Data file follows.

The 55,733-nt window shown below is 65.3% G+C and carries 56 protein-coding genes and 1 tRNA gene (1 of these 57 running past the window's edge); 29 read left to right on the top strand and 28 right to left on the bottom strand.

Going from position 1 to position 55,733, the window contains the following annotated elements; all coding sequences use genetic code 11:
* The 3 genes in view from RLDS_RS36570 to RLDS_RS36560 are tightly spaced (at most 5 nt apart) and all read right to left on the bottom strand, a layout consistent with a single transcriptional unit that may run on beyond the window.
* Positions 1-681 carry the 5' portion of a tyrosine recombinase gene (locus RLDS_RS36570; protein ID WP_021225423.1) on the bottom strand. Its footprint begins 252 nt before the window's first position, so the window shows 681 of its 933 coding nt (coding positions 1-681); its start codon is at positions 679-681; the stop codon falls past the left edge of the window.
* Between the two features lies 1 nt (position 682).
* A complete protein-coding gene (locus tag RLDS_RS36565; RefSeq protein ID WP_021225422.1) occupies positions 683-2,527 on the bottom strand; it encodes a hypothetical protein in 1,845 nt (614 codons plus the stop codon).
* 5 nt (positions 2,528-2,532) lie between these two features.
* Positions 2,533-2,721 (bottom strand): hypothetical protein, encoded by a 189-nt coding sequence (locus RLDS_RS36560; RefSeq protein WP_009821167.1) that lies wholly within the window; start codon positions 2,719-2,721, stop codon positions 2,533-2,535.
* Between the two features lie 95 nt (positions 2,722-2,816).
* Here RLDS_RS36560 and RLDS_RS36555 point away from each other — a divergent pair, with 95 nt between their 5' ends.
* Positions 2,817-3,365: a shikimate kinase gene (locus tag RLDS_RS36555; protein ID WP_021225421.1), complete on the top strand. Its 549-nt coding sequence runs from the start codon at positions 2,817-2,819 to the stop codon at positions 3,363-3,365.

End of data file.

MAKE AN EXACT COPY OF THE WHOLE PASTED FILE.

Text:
The 55,733-nt window shown below is 65.3% G+C and carries 56 protein-coding genes and 1 tRNA gene (1 of these 57 running past the window's edge); 29 read left to right on the top strand and 28 right to left on the bottom strand.

Going from position 1 to position 55,733, the window contains the following annotated elements; all coding sequences use genetic code 11:
* The 3 genes in view from RLDS_RS36570 to RLDS_RS36560 are tightly spaced (at most 5 nt apart) and all read right to left on the bottom strand, a layout consistent with a single transcriptional unit that may run on beyond the window.
* Positions 1-681 carry the 5' portion of a tyrosine recombinase gene (locus RLDS_RS36570; protein ID WP_021225423.1) on the bottom strand. Its footprint begins 252 nt before the window's first position, so the window shows 681 of its 933 coding nt (coding positions 1-681); its start codon is at positions 679-681; the stop codon falls past the left edge of the window.
* Between the two features lies 1 nt (position 682).
* A complete protein-coding gene (locus tag RLDS_RS36565; RefSeq protein ID WP_021225422.1) occupies positions 683-2,527 on the bottom strand; it encodes a hypothetical protein in 1,845 nt (614 codons plus the stop codon).
* 5 nt (positions 2,528-2,532) lie between these two features.
* Positions 2,533-2,721 (bottom strand): hypothetical protein, encoded by a 189-nt coding sequence (locus RLDS_RS36560; RefSeq protein WP_009821167.1) that lies wholly within the window; start codon positions 2,719-2,721, stop codon positions 2,533-2,535.
* Between the two features lie 95 nt (positions 2,722-2,816).
* Here RLDS_RS36560 and RLDS_RS36555 point away from each other — a divergent pair, with 95 nt between their 5' ends.
* Positions 2,817-3,365: a shikimate kinase gene (locus tag RLDS_RS36555; protein ID WP_021225421.1), complete on the top strand. Its 549-nt coding sequence runs from the start codon at positions 2,817-2,819 to the stop codon at positions 3,363-3,365.